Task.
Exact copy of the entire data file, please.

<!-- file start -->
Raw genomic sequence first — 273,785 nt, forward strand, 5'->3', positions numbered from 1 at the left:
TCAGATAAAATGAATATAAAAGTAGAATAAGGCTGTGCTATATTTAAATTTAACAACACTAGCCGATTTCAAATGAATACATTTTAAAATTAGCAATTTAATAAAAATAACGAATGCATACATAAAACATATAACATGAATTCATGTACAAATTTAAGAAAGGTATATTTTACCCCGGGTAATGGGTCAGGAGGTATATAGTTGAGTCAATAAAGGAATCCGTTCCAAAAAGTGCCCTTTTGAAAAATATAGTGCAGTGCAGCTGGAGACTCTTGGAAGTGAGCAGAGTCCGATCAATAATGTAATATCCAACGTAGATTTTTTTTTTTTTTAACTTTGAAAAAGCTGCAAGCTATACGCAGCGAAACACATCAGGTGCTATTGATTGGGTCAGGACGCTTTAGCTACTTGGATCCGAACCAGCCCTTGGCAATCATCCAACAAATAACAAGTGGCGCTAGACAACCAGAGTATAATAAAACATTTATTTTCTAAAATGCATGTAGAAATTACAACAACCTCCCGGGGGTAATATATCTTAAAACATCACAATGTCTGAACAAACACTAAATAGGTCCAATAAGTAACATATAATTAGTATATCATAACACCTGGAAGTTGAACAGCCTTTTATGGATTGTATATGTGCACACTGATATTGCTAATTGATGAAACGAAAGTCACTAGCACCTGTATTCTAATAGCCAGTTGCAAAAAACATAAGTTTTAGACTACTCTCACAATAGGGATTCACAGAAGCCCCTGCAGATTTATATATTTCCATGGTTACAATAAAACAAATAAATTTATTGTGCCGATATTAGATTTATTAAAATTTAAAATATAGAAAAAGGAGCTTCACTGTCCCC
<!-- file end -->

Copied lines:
Raw genomic sequence first — 273,785 nt, forward strand, 5'->3', positions numbered from 1 at the left:
TCAGATAAAATGAATATAAAAGTAGAATAAGGCTGTGCTATATTTAAATTTAACAACACTAGCCGATTTCAAATGAATACATTTTAAAATTAGCAATTTAATAAAAATAACGAATGCATACATAAAACATATAACATGAATTCATGTACAAATTTAAGAAAGGTATATTTTACCCCGGGTAATGGGTCAGGAGGTATATAGTTGAGTCAATAAAGGAATCCGTTCCAAAAAGTGCCCTTTTGAAAAATATAGTGCAGTGCAGCTGGAGACTCTTGGAAGTGAGCAGAGTCCGATCAATAATGTAATATCCAACGTAGATTTTTTTTTTTTTTAACTTTGAAAAAGCTGCAAGCTATACGCAGCGAAACACATCAGGTGCTATTGATTGGGTCAGGACGCTTTAGCTACTTGGATCCGAACCAGCCCTTGGCAATCATCCAACAAATAACAAGTGGCGCTAGACAACCAGAGTATAATAAAACATTTATTTTCTAAAATGCATGTAGAAATTACAACAACCTCCCGGGGGTAATATATCTTAAAACATCACAATGTCTGAACAAACACTAAATAGGTCCAATAAGTAACATATAATTAGTATATCATAACACCTGGAAGTTGAACAGCCTTTTATGGATTGTATATGTGCACACTGATATTGCTAATTGATGAAACGAAAGTCACTAGCACCTGTATTCTAATAGCCAGTTGCAAAAAACATAAGTTTTAGACTACTCTCACAATAGGGATTCACAGAAGCCCCTGCAGATTTATATATTTCCATGGTTACAATAAAACAAATAAATTTATTGTGCCGATATTAGATTTATTAAAATTTAAAATATAGAAAAAGGAGCTTCACTGTCCCC